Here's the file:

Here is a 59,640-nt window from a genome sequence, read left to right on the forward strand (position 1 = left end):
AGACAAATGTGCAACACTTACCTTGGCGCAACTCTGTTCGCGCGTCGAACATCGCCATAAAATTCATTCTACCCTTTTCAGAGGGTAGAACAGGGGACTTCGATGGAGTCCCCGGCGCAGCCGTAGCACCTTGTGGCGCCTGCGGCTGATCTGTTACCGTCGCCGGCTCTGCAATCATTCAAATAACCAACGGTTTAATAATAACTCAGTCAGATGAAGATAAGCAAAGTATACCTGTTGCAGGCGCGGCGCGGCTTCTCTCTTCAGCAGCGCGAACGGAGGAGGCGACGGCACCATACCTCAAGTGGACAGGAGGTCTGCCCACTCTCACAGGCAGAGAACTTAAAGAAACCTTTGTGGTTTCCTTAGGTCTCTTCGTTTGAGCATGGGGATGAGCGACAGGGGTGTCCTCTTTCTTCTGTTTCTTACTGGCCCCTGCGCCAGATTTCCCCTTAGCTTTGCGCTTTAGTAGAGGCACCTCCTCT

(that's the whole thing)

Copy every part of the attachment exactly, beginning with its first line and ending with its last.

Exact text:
Here is a 59,640-nt window from a genome sequence, read left to right on the forward strand (position 1 = left end):
AGACAAATGTGCAACACTTACCTTGGCGCAACTCTGTTCGCGCGTCGAACATCGCCATAAAATTCATTCTACCCTTTTCAGAGGGTAGAACAGGGGACTTCGATGGAGTCCCCGGCGCAGCCGTAGCACCTTGTGGCGCCTGCGGCTGATCTGTTACCGTCGCCGGCTCTGCAATCATTCAAATAACCAACGGTTTAATAATAACTCAGTCAGATGAAGATAAGCAAAGTATACCTGTTGCAGGCGCGGCGCGGCTTCTCTCTTCAGCAGCGCGAACGGAGGAGGCGACGGCACCATACCTCAAGTGGACAGGAGGTCTGCCCACTCTCACAGGCAGAGAACTTAAAGAAACCTTTGTGGTTTCCTTAGGTCTCTTCGTTTGAGCATGGGGATGAGCGACAGGGGTGTCCTCTTTCTTCTGTTTCTTACTGGCCCCTGCGCCAGATTTCCCCTTAGCTTTGCGCTTTAGTAGAGGCACCTCCTCT